Thursday, November 29, 2012

Can You Have Cancer and Be in Perfect Health?

One of the realizations, which has been nothing short of miraculous for me, since I began my healing journey from can’t-sir has been the growing awareness that I am always in perfect health. 

Now, given that these words were just written by someone diagnosed with Stage II Triple Negative Breast Cancer, you might be thinking I’m either one of those dreaded “glass is half full” kind of people, trying to B.S. my way through this situation, or simply crazy.

How amazing is this? Thank this awesome person
But I’m not any of these things. In fact, I suspect I'm something entirely different. Let me explain

Over the last month, I’ve looked back through the pages of my life, and I’ve realized that with each challenge in my life, long before this latest one, my body was always there for me. Sometimes I was thinner. Sometimes I had more hair. Sometimes I was coughing up something nasty and green. Sometimes I couldn’t fit in my jeans anymore. Sometimes I was passed out exhausted on the couch. Sometimes I was kickboxing 6 days a week and sleeping hardly at all. Nevertheless, always, always, my body was there. We made it through whatever was going on, together.

I love quirky affirmations.
Since being diagnosed, my body has been my constant, intimate companion. She feeds me breakfast and gets me dressed. She show up on time and takes me to all my appointments. She submits to the needles, scalpels, drugs, x-rays, MRIs, and chemo drips without protest. Sure, my body gets sore. She gets cranky. She loses bits and pieces, especially hair. She gets tired. In fact, she gets downright exhausted sometimes and I have to clean her up red-faced after finding her snoring on the couch in a pond of her own drool and some leftover Saltine crumbs. So what? Nevertheless, always, always, my body is there. We are making it through can’t-sir, together. We are surviving. In fact, we are thriving.

My body, my self, my companion, my home, my temple. I have never once actively spent time on thinking about “being sick,” since being diagnosed with the sidecar. Instead, I have always considered it that I am on a healing journey, and my body is the vessel in which I am traveling. Together, we are navigating a new path, an unknown way, through a land called, “Can’t-sir”. Today, a month and a half into this new land, I see with greater clarity than ever how fortunate I am to have this amazing travel companion, whom I never, not once in my life, truly, deeply, loved and appreciated.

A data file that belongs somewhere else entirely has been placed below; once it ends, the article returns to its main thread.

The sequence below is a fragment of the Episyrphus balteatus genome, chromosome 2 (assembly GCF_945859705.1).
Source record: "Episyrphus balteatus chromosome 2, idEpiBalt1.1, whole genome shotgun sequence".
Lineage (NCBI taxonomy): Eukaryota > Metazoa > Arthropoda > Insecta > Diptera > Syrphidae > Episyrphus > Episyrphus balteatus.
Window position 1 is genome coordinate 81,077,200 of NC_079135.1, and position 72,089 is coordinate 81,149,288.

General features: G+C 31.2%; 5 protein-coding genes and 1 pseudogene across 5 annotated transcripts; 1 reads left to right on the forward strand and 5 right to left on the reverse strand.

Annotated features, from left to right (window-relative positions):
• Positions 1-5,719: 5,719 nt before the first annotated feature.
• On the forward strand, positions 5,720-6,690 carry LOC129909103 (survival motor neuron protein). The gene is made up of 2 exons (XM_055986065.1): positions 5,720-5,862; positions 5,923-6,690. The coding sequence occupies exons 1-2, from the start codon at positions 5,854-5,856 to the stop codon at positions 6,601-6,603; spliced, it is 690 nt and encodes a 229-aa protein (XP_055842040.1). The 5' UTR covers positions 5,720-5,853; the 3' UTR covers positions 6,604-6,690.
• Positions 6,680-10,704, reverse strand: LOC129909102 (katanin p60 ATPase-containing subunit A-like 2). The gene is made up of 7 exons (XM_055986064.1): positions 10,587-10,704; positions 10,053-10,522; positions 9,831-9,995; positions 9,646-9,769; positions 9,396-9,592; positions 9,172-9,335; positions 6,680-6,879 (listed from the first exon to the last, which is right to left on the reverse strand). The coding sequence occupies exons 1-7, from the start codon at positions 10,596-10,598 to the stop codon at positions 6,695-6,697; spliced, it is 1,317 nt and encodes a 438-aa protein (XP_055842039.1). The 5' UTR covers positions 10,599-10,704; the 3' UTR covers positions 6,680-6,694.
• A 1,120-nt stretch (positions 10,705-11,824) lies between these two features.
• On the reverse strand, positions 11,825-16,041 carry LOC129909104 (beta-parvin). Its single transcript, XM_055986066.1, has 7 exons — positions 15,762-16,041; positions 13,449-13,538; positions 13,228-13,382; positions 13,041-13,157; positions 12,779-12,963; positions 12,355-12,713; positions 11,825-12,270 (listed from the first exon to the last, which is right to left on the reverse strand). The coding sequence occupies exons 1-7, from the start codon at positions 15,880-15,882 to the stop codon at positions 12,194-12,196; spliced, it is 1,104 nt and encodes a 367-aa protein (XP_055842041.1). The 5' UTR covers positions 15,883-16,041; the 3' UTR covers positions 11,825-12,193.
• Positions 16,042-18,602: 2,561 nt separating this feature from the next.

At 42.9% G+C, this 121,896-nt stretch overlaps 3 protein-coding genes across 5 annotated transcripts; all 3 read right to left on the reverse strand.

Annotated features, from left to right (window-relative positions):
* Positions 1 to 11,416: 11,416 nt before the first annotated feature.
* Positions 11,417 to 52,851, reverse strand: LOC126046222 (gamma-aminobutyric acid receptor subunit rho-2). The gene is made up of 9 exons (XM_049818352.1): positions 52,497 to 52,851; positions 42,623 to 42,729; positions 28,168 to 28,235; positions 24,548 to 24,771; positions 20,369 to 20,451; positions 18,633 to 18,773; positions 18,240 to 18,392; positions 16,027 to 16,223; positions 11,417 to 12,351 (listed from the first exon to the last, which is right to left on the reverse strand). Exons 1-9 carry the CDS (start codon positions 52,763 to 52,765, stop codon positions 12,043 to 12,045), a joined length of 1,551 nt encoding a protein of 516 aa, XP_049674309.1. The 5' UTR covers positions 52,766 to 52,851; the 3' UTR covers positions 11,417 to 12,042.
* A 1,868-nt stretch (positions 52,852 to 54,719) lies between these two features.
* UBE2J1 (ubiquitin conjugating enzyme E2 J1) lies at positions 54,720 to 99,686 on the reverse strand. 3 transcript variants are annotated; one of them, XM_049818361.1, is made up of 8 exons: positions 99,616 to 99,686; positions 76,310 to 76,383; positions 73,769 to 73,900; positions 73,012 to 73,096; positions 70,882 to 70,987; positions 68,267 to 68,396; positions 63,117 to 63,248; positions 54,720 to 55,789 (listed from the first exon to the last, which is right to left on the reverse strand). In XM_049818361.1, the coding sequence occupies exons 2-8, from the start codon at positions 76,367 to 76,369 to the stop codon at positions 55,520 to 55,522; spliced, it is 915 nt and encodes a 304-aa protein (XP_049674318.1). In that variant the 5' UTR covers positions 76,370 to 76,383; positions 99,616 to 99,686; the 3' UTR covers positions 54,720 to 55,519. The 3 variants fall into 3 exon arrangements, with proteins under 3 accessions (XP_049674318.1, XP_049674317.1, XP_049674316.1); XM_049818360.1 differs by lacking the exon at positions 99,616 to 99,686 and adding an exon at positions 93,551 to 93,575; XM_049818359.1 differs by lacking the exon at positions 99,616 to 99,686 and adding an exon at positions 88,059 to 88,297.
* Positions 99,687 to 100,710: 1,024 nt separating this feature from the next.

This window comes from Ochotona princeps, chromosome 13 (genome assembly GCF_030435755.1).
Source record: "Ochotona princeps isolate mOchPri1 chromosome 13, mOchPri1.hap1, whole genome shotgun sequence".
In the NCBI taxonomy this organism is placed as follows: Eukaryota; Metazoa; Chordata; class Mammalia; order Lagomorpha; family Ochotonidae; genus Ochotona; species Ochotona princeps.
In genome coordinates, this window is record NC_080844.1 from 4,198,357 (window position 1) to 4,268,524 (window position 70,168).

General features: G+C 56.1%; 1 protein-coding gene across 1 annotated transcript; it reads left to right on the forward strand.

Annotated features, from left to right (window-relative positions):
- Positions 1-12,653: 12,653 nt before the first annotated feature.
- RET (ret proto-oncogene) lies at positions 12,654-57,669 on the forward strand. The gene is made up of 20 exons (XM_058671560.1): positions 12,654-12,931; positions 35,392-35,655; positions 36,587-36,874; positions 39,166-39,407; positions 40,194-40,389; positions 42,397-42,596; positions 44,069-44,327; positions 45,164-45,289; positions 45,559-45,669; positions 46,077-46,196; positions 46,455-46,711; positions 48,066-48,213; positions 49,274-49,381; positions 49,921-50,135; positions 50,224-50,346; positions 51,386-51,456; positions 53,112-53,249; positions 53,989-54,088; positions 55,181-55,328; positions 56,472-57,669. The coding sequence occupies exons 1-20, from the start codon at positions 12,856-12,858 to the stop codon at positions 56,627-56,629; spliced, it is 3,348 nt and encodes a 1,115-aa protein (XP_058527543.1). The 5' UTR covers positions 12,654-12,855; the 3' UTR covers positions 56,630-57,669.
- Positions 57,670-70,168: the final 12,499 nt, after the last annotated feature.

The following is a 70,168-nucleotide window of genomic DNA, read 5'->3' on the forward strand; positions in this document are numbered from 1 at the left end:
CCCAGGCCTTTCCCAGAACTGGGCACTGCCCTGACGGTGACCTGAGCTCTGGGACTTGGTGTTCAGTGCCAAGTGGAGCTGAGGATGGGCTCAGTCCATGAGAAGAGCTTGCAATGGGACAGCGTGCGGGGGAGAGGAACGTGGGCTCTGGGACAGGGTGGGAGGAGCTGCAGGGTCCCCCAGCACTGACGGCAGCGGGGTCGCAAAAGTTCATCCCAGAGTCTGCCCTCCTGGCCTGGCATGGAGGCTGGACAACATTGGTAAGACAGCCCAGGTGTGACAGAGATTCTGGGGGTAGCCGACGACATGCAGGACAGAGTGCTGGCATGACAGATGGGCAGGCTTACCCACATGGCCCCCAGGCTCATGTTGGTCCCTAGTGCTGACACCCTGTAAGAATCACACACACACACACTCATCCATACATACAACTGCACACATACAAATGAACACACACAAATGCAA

My version, based on
the classic Louise Hay self-love affirmation.

But life is different now.

In the wasteland of can’t-sir, we are growing a flower garden, my body and I. Each day, instead of ignoring my body or hating the various bits and pieces of her and the way she shows up in skirts, I just love on her. I love on myself. I spend a few moment thanking my breasts, and commending them for their loveliness -- fresh, pink healing scars and all. I talk to all the parts of my body that are sore, and I thank them for all they are teaching me about learning to embrace change in my life. I talk to myself in the mirror, looking deep into my eyes, and I tell myself how much of a warrior I am, and how proud I am of myself for creating the way this can’t-sir journey will uniquely look for me, as an individual, not as some nameless, faceless statistic. I love on myself all day long. And, when I notice I’m not doing it, I do it.

It is my belief that my body is in perfect health at this very moment. I am exactly in the state of physical and mental acuity that is required to take the steps required of me today. My body, no matter how weakened or weird she might show up on a given day, is still my own, a powerful co-creation, shaping the world I live in. My body supports me in every step I take, and is always there for me, giving me exactly what I need in that moment. I may not realize it. I may feel she has failed me or let me down in some way. But in fact, what I need in any given moment from my body is always precisely available to me. I just have to open my eyes and recognize the wonders that she has been trying my whole life to support me to become aware of.

A daily affirmation I have recently started using.
In what ways might you be undermining your health or well-being through harsh or critical self-talk?

How might it be useful to shift the way you speak to yourself to experience your relationship with your body in a new way? 

What’s one new affirmation you could replace an old pattern of self-talk with to create a different outcome than the one you’re receiving today?

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